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Born: 1894
Died: 7-5-1918
Buried: Montcornet Military Cemetery, Flanders
Address: Rockmount, Bank Crest, Baildon
Parents: Wm T Field & Hannah
Occupation: Field Sons & Co, Southgate, Bradford
Organisations/clubs: Baildon Golf Club
Rank: Lieut
Rolls of Honour: Baildon GC; Baildon Moravian Church
Regiment: 9 Corps Cyclist Battalion
Harold William Field
Harold was the son of a master printer. On 14 August 1914, with the war less than a month old, the Shipley Times & Express mentioned Harold as one of the first Baildon men to sign up to the colours. At that stage he was training in York. Ten months later, he was at the front, and the newspaper carried details of a letter he had sent to Mr Levi Thorpe, the secretary of the Baildon Golf Club in which he said: “Just a line to let you know how I appreciate the good wishes of the president, vice-president, committee and members of Baildon Golf Club expressed on the beautiful card just received. “I hardly think there is any credit due to me, however, as I consider all able-bodied men of suitable age
and condition, especially sportsmen, should at this time do their utmost to help their country. “I am sure that when a roll is taken of the members of the Baildon Golf Club, the percentage of those serving will be very high and will compare favourably with any other golf club. “As you know I am with several other Baildon boys and we sometimes forget the war for a short period and think of the glorious times spent on the links, often replaying a game hole by hole and finding keen enjoyment in doing so. “We are being treated very well here. Nevertheless, I shall be glad when I can once more feel a golf bag on my back instead of my rifle
and a few good balls in place of ammunition. “I am writing this by candle light in a diminutive dug-out with three other chaps close at hand having a free fight for a copy of the Times & Express.” Harold was killed on 7 May 1918 but a brief report gave no deails of the circumstances On 28 June 1918, the newspaper reported: A vote of sympathy with Mr W T Field, Clerk to Baildon Military Tribunal, in the loss of his only child in the war was passed at their last hearing. It was proposed by the Chairman who himself recently had a son killed in action. “It is a sad blow to anyone to lose a child,” he remarked, “but it must be infinitely more painful to lose the only child.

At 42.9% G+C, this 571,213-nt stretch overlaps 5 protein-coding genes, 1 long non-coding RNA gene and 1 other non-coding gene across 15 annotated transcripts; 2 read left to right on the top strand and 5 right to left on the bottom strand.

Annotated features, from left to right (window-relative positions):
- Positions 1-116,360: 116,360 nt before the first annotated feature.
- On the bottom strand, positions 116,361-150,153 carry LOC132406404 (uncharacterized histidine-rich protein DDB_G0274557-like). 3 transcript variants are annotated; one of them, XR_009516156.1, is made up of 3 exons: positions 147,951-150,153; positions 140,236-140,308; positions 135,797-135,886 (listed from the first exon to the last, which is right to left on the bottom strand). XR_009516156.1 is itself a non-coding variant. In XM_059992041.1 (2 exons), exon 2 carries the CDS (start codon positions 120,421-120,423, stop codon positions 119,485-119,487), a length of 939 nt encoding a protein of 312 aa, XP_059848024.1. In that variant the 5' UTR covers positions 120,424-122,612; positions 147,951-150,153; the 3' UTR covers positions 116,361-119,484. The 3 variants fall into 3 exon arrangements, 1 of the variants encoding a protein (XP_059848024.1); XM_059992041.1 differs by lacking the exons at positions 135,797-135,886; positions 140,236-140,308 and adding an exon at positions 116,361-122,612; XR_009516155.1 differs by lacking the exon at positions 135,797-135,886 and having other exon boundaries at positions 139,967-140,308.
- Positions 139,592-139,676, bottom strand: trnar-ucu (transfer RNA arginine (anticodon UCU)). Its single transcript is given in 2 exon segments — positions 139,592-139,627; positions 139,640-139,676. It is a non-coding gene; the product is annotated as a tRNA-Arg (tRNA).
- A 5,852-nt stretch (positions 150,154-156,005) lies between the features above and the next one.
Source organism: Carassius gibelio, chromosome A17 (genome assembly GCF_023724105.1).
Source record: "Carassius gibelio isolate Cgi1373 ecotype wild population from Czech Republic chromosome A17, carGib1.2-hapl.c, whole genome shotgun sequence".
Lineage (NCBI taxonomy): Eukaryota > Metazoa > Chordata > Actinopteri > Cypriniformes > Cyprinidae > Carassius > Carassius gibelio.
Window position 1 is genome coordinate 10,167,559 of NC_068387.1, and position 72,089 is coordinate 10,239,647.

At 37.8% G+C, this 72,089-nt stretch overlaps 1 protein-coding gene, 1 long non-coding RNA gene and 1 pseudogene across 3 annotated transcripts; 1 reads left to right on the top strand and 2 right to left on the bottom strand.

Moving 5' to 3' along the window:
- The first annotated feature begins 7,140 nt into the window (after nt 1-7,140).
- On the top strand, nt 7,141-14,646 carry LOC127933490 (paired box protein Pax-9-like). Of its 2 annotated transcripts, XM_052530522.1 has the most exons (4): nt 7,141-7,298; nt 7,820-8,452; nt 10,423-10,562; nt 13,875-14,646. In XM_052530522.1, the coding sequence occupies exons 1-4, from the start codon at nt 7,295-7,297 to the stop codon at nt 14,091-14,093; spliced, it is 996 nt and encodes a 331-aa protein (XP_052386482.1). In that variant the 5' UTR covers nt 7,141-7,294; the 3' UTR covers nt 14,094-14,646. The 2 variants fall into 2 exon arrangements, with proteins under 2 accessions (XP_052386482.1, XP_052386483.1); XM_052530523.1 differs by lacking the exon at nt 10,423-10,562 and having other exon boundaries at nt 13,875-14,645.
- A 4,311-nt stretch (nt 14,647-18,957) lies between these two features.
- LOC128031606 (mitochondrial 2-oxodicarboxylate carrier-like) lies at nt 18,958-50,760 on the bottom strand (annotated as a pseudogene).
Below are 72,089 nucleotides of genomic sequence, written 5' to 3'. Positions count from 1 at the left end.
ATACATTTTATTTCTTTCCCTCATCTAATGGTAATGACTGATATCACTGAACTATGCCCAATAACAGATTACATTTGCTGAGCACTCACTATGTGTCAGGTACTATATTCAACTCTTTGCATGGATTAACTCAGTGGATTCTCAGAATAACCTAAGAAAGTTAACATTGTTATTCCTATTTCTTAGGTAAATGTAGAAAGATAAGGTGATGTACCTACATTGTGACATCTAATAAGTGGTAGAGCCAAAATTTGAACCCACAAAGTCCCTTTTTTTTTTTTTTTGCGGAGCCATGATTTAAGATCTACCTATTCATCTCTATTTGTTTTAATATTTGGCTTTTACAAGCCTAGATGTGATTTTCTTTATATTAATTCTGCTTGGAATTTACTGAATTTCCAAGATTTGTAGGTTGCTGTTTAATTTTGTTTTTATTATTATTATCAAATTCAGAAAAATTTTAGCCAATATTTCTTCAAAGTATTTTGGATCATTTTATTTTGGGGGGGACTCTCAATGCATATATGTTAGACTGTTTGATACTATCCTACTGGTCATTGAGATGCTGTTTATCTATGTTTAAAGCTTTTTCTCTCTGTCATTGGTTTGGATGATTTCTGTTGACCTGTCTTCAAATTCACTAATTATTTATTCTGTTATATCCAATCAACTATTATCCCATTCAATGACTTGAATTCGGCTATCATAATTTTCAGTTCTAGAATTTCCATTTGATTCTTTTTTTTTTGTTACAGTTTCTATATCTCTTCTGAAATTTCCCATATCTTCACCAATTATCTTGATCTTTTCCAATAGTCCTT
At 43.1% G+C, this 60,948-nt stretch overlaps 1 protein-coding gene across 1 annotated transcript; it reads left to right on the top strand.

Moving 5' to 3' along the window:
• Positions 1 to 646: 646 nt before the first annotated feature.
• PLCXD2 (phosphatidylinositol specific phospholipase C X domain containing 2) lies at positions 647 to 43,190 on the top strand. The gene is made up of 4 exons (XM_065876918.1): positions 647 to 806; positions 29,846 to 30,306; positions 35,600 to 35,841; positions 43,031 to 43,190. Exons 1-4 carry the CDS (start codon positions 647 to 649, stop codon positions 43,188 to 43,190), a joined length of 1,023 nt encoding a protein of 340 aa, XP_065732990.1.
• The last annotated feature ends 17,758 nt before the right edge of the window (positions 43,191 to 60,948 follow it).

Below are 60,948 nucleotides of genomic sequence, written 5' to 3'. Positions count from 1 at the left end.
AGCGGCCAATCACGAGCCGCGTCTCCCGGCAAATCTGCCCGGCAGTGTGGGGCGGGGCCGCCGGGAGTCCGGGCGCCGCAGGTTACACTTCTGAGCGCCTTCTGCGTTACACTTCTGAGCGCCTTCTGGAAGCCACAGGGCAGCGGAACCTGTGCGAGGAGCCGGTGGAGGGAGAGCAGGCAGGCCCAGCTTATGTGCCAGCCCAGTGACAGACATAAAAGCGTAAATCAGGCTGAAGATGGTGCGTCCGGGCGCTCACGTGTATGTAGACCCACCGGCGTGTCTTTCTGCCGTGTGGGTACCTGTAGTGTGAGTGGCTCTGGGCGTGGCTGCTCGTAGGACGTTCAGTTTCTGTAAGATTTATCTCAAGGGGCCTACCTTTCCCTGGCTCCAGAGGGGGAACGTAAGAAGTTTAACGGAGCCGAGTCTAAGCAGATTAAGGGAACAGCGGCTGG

I’m grateful to Tish Lawson for her help in researching the men of Baildon who served
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“Those with a large family feel the vacant chair, as many of us have felt, but I am sure we all understand how intensely sad parents must feel at the loss of their only one. “Harold Field has laid down his life for others and I feel very much the loss of this boy because he had been in the habit of coming to my house which was an open house to all the companions of my boys. “I have always felt that there was not a more manly or cleaner living boy that I knew than Harold Field. “It is on record that he enlisted amongst the first volunteers the day war was declared and I think the majority of deep-thinking men and women appreciate very deeply the courage and patriotism of the boys who rushed into the army at first. “If those others who are asked to serve do their duty as well as Harold Field did, we shall not fall short.”
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